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Front cover of Aeroplane Monthly Magazine, January 1985 Issue

Aeroplane Monthly Magazine, January 1985 Issue

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Contents Listing - Articles & Features in this issue
Grapevine - Philip Jarrett has relinquished the task of masterminding this column and contributions should now be sent direct to the editorial office

Sing a song of shock stall - During the period 1943-48 Roland Beamont flew more than 160 compressibility dives in assessing the limits of controllability in Typhoons, Tempests, Meteors and Vampires, and in this two-part article he describes how compressibility was found to inhibit the 1946 Meteor world's speed record trials

Something special from Somerset - The Westland Whirlwind long-range fighter/fighter-bomber was the first twin-engined fighter to see service with the Royal Air Force. Though the aircraft was flying in October 1938, teething troubles prevented the fighter from entering service until December 1940. In part one of his two-part article Terry Heffernan describes the early problems with the Whirlwind and how the A&AEE at Boscombe Down resolved them

Personal Album - A selection of photographs showing how a Sunderland was repaired in situ after an incident at Tawau in North East Borneo

Skywriters - The expanding years - Part 3 - L. F. E. Coombs continues his account of the expansion and re-equipment of the Royal Air Force during the years 1936-39. Part three covers the last four months of 1937

The last great record? - Alee Lumsden looks at Voyager, Burt Rutan's latest creation, which is designed to fly round the world non-stop and unrefuelled

Hurricane returns home - Some biographical details of the subjet of this month's cover photograph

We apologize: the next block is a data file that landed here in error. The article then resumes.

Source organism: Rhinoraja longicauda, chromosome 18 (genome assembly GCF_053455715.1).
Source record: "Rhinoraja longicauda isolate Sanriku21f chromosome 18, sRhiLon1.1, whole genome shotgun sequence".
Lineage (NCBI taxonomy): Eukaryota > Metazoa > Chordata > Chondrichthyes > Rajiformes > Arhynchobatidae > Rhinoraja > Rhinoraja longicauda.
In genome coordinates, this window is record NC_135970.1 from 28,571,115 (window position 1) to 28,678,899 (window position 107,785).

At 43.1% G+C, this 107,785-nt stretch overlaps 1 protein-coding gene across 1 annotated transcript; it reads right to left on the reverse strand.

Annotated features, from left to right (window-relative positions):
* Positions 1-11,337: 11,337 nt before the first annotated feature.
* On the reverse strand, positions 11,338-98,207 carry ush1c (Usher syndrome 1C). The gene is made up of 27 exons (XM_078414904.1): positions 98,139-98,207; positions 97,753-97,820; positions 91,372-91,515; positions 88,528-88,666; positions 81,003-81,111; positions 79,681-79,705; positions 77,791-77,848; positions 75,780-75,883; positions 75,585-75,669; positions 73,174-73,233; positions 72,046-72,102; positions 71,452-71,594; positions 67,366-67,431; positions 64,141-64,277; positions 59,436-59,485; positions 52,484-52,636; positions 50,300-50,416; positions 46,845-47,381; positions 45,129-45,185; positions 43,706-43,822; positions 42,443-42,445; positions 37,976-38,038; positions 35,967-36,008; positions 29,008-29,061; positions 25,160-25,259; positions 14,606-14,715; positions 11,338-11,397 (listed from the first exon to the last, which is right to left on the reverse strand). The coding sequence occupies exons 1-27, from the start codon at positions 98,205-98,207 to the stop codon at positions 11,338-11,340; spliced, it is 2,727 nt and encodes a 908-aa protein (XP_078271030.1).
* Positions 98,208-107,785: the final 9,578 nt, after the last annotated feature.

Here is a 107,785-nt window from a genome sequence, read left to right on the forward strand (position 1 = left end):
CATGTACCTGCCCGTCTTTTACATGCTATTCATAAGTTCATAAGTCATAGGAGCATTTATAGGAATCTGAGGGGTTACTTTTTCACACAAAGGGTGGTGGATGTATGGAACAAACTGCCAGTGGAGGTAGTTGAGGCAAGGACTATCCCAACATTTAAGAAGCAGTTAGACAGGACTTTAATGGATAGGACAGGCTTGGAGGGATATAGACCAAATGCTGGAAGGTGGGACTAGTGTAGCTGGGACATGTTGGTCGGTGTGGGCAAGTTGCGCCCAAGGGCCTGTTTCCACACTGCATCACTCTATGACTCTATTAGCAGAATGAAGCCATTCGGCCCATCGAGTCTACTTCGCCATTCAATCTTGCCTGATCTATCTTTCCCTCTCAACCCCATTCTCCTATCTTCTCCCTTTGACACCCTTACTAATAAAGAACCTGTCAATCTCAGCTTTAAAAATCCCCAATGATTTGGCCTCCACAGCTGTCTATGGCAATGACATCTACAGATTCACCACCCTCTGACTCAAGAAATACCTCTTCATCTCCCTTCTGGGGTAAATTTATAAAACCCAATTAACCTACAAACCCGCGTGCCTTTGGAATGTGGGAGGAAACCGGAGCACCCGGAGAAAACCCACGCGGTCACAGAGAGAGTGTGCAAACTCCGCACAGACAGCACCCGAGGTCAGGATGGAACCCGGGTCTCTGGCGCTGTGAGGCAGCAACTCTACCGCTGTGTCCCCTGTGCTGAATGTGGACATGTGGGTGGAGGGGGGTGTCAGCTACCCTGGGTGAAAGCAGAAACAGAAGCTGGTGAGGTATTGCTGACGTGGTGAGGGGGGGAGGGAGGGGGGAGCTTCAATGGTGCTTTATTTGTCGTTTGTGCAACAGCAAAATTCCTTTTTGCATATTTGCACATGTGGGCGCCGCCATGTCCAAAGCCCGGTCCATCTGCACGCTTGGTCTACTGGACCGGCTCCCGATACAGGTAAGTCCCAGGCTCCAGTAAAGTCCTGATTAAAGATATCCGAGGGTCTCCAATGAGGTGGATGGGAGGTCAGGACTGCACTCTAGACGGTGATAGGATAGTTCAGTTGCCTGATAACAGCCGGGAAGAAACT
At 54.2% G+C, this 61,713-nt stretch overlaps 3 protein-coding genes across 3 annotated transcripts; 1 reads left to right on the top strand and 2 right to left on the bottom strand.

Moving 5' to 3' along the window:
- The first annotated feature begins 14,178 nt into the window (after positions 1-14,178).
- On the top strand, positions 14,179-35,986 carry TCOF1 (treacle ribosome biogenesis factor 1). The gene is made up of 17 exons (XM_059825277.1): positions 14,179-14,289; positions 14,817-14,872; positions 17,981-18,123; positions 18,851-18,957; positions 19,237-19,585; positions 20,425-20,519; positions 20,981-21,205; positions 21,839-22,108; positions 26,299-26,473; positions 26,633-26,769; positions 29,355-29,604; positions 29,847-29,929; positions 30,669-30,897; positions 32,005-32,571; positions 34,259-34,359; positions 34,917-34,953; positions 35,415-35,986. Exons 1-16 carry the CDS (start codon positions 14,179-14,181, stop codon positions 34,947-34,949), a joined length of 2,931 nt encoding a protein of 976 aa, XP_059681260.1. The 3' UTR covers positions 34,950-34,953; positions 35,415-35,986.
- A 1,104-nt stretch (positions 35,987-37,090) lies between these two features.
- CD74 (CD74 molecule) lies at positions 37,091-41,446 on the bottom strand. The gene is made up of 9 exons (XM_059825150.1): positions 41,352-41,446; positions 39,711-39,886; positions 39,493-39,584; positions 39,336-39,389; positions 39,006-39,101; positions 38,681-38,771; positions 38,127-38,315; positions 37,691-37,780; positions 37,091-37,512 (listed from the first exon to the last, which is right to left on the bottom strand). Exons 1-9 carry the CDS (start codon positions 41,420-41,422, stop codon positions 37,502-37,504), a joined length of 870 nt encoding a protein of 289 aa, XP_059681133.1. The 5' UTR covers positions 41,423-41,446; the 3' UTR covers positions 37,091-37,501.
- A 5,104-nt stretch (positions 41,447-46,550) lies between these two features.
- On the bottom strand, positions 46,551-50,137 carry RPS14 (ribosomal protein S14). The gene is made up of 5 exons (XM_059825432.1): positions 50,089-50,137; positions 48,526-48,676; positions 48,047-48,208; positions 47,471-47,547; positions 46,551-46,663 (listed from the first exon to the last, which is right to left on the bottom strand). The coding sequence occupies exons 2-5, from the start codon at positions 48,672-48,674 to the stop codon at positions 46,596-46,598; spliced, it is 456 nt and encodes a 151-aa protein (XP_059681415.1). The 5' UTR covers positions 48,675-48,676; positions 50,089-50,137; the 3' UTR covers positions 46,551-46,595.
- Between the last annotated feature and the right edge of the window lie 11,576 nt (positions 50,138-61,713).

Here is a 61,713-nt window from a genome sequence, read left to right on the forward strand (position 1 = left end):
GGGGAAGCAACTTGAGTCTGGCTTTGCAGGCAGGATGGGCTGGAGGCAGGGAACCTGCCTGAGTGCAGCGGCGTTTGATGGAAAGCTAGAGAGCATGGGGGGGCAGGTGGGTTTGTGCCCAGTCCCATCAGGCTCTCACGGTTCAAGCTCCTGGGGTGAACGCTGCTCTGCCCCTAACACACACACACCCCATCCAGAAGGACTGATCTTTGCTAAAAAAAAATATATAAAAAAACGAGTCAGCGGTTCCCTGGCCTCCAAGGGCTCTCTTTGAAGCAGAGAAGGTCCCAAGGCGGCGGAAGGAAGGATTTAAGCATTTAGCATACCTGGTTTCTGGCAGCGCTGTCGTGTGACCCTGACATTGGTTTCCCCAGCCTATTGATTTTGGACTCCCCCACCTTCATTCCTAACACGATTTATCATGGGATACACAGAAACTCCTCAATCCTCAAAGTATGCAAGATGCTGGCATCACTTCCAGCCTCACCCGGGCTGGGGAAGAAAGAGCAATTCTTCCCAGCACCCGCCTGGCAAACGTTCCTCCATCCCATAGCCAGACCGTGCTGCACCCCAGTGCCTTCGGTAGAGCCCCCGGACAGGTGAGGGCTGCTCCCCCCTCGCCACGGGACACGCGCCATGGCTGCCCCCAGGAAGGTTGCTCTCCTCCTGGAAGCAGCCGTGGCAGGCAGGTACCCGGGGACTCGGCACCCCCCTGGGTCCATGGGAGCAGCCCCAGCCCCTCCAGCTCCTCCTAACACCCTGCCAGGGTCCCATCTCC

It came to pieces in my hands - On September 10. 1942, 167 Squadron pilot Denis Sweeting took off from RAF Castleton in his Spitfire VB on a routine early morning scramble?a flight that was to have a far-reaching consequence for the young pilot

Brize winner - Report on our Win a Flight Competition

Preservation Profile - History of a North American SNJ-5 that found its way into the Japanese Maritime Self Defence Force, and subsequently a Japanese scrap dump, before restoration by a Californian war bird restorer in the late Seventies

Wings of Peace No 16: de Havilland D.H.84 Dragon, D.H.86 and D.H.89A Dragon Rapide - John Stroud describes three de Havilland biplanes that were to become the mainstay of British commercial aviation during the late Thirties

Armchair Aviation - Special international selection Christmas Quiz and caption contest - Several chances to win a free subscription to your favourite aviation magazine

British pre-war ultra-lights No 46: Handasyde monoplane - Richard Riding describes another competitor for the first Daily Mail lightplane trials held at Lympne in October 1923
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